Any order entering a judgment or approving a proposed compromise of a class action that establishes a process for identifying and compensating members of the class shall provide for disbursement of any residual funds. In class actions in which residual funds remain, not less than 50 percent of the residual funds shall be disbursed to WisTAF to support direct delivery of legal services to persons of limited means in non-criminal matters. The circuit court may disburse the balance of any residual funds beyond the minimum percentage to WisTAF for purposes that have a direct or indirect relationship to the objectives of the underlying litigation or otherwise promote the substantive or procedural interests of members of the certified class.
This subsection does not prohibit the trial court from approving a settlement that does not create residual funds.
(11) Interlocutory appeal of class certification. 803.08(11)(a)(a)
When practicable after the commencement of an action brought as a class action, the court shall determine by order whether it is to be so maintained. If the court finds that the action should be maintained as a class action, it shall certify the action accordingly on the basis of a written decision setting forth all reasons why the action may be maintained and describing all evidence in support of the determination. An order under this subsection may be altered, amended, or withdrawn at any time before the decision on the merits. The court may direct appropriate notice to the class.
An appellate court shall hear an appeal of an order granting or denying class action certification, or denying a motion to decertify a class action, if a notice of appeal is filed within 14 days after entry of the order. During the pendency of an appeal under this subsection, all discovery and other proceedings shall be stayed, except that the trial court shall retain sufficient jurisdiction over the case to consider and implement a settlement of the action if a settlement is reached between the parties.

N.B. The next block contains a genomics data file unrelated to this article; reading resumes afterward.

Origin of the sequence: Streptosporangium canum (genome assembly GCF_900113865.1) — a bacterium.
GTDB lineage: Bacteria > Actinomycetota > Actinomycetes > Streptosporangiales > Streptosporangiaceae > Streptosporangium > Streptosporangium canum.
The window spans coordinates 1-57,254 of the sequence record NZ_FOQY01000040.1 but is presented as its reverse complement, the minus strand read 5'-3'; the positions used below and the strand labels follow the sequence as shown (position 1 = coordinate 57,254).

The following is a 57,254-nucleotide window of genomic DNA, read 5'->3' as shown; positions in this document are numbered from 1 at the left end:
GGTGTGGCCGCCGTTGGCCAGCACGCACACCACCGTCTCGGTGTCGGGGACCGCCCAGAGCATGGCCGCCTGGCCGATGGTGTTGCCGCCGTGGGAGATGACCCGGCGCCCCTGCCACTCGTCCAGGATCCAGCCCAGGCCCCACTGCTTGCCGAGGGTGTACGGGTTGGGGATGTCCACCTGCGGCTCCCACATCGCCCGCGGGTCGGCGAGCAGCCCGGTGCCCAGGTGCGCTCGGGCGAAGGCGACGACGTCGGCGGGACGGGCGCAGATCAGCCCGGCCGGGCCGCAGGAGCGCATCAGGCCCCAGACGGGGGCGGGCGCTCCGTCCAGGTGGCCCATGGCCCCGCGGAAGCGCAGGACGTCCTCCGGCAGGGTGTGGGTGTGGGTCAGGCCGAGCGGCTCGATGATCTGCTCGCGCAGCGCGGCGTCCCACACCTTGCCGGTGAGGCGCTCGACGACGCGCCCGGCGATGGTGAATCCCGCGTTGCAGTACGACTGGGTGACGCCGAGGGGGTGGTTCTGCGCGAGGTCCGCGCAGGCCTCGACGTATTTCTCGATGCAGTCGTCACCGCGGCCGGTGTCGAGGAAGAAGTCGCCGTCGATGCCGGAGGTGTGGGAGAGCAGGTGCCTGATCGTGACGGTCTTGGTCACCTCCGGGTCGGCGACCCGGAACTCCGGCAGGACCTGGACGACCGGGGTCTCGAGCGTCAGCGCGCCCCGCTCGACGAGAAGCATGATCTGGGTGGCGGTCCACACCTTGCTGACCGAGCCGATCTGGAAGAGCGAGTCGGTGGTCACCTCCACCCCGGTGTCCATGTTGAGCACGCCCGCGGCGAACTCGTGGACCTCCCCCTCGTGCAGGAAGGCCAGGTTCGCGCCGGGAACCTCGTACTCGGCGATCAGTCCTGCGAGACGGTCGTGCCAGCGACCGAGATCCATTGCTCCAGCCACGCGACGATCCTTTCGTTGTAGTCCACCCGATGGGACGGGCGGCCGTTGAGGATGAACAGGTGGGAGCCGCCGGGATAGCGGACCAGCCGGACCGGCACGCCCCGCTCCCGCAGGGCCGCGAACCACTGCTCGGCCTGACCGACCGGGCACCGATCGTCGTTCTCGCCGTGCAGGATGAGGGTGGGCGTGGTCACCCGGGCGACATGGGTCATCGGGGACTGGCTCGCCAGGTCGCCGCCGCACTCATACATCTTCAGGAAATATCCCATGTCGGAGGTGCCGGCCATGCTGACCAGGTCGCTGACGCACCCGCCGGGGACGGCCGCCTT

Appointing class counsel.
Unless a statute provides otherwise, a court that certifies a class must appoint class counsel.
In appointing class counsel, the court must consider all of the following:
The work counsel has done in identifying or investigating potential claims in the action.
Counsel's experience in handling class actions, other complex litigation, and the types of claims asserted in the action.
The resources that counsel will commit to representing the class.
In appointing class counsel, the court may do any of the following:
Consider any other matter pertinent to counsel's ability to fairly and adequately represent the interests of the class.